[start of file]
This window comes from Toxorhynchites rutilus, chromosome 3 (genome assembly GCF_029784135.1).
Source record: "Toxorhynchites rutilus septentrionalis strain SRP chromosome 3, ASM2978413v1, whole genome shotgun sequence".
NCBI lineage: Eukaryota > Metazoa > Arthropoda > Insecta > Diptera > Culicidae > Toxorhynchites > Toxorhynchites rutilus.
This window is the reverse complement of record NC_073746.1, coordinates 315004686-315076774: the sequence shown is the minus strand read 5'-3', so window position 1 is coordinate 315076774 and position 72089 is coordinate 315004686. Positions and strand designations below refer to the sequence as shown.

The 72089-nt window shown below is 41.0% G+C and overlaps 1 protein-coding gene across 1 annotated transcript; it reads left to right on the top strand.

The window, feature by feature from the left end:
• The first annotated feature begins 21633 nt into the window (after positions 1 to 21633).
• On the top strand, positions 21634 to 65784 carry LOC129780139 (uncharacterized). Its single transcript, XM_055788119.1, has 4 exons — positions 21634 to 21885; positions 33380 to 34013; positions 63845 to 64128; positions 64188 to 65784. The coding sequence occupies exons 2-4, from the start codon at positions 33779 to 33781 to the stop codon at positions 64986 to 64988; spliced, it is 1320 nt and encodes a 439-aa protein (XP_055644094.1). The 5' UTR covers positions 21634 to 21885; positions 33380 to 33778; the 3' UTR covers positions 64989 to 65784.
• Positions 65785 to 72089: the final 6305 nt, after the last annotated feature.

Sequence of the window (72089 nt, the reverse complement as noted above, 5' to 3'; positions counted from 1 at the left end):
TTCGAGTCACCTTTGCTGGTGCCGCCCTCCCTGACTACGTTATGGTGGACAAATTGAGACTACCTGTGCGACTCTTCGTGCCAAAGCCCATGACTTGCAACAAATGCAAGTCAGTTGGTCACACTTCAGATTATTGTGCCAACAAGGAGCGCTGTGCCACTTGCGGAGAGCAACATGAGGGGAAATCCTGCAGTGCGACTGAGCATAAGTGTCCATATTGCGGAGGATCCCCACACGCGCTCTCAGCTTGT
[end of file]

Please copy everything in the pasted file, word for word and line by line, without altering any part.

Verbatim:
This window comes from Toxorhynchites rutilus, chromosome 3 (genome assembly GCF_029784135.1).
Source record: "Toxorhynchites rutilus septentrionalis strain SRP chromosome 3, ASM2978413v1, whole genome shotgun sequence".
NCBI lineage: Eukaryota > Metazoa > Arthropoda > Insecta > Diptera > Culicidae > Toxorhynchites > Toxorhynchites rutilus.
This window is the reverse complement of record NC_073746.1, coordinates 315004686-315076774: the sequence shown is the minus strand read 5'-3', so window position 1 is coordinate 315076774 and position 72089 is coordinate 315004686. Positions and strand designations below refer to the sequence as shown.

The 72089-nt window shown below is 41.0% G+C and overlaps 1 protein-coding gene across 1 annotated transcript; it reads left to right on the top strand.

The window, feature by feature from the left end:
• The first annotated feature begins 21633 nt into the window (after positions 1 to 21633).
• On the top strand, positions 21634 to 65784 carry LOC129780139 (uncharacterized). Its single transcript, XM_055788119.1, has 4 exons — positions 21634 to 21885; positions 33380 to 34013; positions 63845 to 64128; positions 64188 to 65784. The coding sequence occupies exons 2-4, from the start codon at positions 33779 to 33781 to the stop codon at positions 64986 to 64988; spliced, it is 1320 nt and encodes a 439-aa protein (XP_055644094.1). The 5' UTR covers positions 21634 to 21885; positions 33380 to 33778; the 3' UTR covers positions 64989 to 65784.
• Positions 65785 to 72089: the final 6305 nt, after the last annotated feature.

Sequence of the window (72089 nt, the reverse complement as noted above, 5' to 3'; positions counted from 1 at the left end):
TTCGAGTCACCTTTGCTGGTGCCGCCCTCCCTGACTACGTTATGGTGGACAAATTGAGACTACCTGTGCGACTCTTCGTGCCAAAGCCCATGACTTGCAACAAATGCAAGTCAGTTGGTCACACTTCAGATTATTGTGCCAACAAGGAGCGCTGTGCCACTTGCGGAGAGCAACATGAGGGGAAATCCTGCAGTGCGACTGAGCATAAGTGTCCATATTGCGGAGGATCCCCACACGCGCTCTCAGCTTGT